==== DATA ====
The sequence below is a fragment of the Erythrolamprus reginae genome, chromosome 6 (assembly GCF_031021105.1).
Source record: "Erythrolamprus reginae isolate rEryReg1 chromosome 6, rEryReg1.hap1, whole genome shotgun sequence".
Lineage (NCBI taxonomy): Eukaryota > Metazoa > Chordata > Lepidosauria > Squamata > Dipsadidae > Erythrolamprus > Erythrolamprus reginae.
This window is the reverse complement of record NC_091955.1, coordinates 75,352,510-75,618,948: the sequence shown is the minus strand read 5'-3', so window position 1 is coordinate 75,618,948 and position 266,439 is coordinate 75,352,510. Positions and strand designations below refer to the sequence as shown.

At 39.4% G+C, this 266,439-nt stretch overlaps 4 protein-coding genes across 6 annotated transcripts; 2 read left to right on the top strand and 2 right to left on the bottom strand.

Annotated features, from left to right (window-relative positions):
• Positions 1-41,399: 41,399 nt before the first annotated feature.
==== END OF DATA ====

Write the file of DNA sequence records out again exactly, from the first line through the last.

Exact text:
The sequence below is a fragment of the Erythrolamprus reginae genome, chromosome 6 (assembly GCF_031021105.1).
Source record: "Erythrolamprus reginae isolate rEryReg1 chromosome 6, rEryReg1.hap1, whole genome shotgun sequence".
Lineage (NCBI taxonomy): Eukaryota > Metazoa > Chordata > Lepidosauria > Squamata > Dipsadidae > Erythrolamprus > Erythrolamprus reginae.
This window is the reverse complement of record NC_091955.1, coordinates 75,352,510-75,618,948: the sequence shown is the minus strand read 5'-3', so window position 1 is coordinate 75,618,948 and position 266,439 is coordinate 75,352,510. Positions and strand designations below refer to the sequence as shown.

At 39.4% G+C, this 266,439-nt stretch overlaps 4 protein-coding genes across 6 annotated transcripts; 2 read left to right on the top strand and 2 right to left on the bottom strand.

Annotated features, from left to right (window-relative positions):
• Positions 1-41,399: 41,399 nt before the first annotated feature.